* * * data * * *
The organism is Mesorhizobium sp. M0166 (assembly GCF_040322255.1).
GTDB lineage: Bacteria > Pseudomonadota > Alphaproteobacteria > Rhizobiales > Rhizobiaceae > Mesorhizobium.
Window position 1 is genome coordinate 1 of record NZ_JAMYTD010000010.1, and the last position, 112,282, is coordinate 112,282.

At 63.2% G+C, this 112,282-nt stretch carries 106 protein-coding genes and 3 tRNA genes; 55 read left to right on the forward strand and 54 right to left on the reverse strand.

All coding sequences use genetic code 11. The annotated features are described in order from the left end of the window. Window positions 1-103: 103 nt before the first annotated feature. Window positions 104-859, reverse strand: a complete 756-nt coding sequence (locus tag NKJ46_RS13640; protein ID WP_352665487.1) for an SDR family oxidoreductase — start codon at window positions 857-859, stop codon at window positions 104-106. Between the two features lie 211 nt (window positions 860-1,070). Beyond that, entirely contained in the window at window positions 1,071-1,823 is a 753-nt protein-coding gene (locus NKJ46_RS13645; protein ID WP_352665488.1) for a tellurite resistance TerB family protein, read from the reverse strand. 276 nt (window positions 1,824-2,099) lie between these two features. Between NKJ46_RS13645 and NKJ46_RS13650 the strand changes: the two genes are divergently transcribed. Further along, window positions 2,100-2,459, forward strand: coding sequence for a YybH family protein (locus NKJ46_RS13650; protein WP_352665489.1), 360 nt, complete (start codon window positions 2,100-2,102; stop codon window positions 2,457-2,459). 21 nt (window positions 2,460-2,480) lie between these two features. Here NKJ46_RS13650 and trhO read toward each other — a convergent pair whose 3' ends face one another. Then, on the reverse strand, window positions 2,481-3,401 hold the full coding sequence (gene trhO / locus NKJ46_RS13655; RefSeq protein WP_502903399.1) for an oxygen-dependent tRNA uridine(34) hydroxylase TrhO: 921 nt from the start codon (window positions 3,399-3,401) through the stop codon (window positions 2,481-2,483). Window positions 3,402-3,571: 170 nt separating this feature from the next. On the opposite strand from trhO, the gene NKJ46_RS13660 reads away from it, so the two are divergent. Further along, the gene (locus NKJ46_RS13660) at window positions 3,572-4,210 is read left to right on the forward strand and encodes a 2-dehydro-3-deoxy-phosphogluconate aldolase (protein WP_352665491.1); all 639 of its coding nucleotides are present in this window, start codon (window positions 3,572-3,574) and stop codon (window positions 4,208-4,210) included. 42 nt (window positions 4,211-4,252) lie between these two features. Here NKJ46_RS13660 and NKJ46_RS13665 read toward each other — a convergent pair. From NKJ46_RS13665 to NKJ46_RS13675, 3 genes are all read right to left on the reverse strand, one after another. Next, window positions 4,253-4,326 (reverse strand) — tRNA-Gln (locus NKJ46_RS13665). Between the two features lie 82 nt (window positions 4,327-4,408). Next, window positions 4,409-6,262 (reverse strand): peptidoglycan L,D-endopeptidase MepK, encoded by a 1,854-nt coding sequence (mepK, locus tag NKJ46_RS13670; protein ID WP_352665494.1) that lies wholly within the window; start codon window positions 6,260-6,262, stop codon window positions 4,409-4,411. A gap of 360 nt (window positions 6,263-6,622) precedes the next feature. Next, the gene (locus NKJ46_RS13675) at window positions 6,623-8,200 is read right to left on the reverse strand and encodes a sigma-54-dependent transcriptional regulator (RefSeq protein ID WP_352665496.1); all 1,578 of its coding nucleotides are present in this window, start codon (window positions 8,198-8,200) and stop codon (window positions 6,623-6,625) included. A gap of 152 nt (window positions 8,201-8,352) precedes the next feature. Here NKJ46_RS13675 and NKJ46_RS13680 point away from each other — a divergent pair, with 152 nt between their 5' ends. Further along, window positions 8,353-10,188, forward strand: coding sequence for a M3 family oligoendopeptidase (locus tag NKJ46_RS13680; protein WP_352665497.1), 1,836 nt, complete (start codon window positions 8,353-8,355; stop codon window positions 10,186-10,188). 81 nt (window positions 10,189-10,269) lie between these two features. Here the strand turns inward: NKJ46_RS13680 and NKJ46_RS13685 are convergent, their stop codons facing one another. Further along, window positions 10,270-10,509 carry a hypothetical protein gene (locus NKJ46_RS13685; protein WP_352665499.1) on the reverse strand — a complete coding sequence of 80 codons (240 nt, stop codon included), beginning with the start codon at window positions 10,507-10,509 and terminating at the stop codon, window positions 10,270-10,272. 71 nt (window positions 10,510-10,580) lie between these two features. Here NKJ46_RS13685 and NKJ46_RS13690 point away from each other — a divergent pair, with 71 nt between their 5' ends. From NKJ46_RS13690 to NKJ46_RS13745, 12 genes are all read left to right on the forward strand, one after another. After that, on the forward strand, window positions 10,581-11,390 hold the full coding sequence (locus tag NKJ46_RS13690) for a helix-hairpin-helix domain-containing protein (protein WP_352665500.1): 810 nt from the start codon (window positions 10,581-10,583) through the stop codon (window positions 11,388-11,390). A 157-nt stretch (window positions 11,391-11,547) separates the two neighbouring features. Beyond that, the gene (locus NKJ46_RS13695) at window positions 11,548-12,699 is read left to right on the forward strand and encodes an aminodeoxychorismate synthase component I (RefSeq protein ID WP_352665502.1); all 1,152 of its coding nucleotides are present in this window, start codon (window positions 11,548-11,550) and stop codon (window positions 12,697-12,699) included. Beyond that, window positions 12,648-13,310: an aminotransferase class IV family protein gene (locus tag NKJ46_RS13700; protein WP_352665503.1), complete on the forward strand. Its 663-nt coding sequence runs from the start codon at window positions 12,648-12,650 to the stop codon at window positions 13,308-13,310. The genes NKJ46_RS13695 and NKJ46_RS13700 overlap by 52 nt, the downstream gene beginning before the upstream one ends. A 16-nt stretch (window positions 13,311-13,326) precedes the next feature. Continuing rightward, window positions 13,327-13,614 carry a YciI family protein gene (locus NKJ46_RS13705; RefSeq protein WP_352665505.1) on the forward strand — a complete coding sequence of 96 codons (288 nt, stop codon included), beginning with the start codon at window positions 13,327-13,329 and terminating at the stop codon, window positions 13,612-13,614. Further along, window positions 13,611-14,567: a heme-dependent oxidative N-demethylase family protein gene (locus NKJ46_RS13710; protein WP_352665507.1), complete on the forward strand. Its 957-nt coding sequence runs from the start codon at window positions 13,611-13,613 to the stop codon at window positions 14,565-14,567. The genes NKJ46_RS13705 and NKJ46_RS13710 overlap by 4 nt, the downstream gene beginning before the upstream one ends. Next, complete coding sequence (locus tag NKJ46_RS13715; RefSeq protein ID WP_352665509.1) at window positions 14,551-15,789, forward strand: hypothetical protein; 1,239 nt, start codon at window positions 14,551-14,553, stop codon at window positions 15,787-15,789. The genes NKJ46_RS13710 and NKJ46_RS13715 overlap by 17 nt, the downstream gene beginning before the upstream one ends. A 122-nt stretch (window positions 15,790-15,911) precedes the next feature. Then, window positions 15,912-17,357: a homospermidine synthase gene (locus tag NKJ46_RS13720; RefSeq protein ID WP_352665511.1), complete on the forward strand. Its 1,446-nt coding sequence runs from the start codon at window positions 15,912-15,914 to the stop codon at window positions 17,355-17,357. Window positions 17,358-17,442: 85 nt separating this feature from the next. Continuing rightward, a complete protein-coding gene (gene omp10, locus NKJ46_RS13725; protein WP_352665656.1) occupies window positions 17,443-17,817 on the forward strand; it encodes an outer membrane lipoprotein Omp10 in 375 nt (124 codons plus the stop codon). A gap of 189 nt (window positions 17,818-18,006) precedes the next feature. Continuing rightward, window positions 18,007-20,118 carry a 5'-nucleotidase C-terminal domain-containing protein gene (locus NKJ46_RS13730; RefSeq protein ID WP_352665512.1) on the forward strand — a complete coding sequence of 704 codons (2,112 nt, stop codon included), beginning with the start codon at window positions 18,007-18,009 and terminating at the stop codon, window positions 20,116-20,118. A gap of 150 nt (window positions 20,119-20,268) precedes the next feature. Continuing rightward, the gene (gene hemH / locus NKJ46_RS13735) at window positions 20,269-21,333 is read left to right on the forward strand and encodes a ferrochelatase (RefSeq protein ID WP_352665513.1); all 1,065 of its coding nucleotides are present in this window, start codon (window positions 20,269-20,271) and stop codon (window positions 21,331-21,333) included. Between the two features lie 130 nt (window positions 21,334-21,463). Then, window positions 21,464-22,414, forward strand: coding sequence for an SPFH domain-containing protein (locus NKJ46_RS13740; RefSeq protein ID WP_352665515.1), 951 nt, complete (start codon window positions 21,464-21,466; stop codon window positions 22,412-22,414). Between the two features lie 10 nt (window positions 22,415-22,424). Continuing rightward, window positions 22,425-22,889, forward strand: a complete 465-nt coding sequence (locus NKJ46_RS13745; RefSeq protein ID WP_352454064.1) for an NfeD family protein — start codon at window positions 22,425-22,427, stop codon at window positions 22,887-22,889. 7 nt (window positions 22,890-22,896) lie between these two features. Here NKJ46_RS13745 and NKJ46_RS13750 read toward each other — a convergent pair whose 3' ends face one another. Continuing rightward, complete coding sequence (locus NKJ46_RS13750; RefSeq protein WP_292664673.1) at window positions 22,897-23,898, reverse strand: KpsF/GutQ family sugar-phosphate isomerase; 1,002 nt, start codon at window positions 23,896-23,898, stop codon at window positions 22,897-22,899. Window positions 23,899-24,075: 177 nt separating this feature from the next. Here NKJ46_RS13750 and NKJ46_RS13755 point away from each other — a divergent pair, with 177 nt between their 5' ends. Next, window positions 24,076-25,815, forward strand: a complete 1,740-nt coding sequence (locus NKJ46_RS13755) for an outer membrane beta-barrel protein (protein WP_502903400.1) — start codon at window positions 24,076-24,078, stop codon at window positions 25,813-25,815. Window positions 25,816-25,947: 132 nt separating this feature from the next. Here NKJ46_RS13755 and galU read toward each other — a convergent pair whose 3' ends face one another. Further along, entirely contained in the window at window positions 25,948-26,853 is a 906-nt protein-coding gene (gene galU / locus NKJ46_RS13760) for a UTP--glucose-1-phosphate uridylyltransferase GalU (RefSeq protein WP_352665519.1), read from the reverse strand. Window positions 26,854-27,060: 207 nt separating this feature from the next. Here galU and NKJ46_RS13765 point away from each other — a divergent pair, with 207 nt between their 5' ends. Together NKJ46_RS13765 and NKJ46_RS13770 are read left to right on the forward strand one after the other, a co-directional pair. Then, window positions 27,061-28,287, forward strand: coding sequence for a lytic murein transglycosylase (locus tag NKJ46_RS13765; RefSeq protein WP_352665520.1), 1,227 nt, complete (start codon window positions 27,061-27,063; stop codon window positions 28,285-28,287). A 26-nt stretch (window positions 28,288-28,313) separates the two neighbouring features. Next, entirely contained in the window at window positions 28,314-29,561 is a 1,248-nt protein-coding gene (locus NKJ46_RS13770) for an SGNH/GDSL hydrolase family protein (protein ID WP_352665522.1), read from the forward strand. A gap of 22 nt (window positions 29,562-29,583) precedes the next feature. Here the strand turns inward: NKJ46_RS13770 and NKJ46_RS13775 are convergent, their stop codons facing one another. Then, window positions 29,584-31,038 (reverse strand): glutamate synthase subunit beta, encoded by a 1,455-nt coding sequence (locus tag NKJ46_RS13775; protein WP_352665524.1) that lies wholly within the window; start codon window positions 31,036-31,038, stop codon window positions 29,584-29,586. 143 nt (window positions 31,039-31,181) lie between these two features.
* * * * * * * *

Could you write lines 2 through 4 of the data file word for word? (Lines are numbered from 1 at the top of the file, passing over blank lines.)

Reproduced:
GTDB lineage: Bacteria > Pseudomonadota > Alphaproteobacteria > Rhizobiales > Rhizobiaceae > Mesorhizobium.
Window position 1 is genome coordinate 1 of record NZ_JAMYTD010000010.1, and the last position, 112,282, is coordinate 112,282.

At 63.2% G+C, this 112,282-nt stretch carries 106 protein-coding genes and 3 tRNA genes; 55 read left to right on the forward strand and 54 right to left on the reverse strand.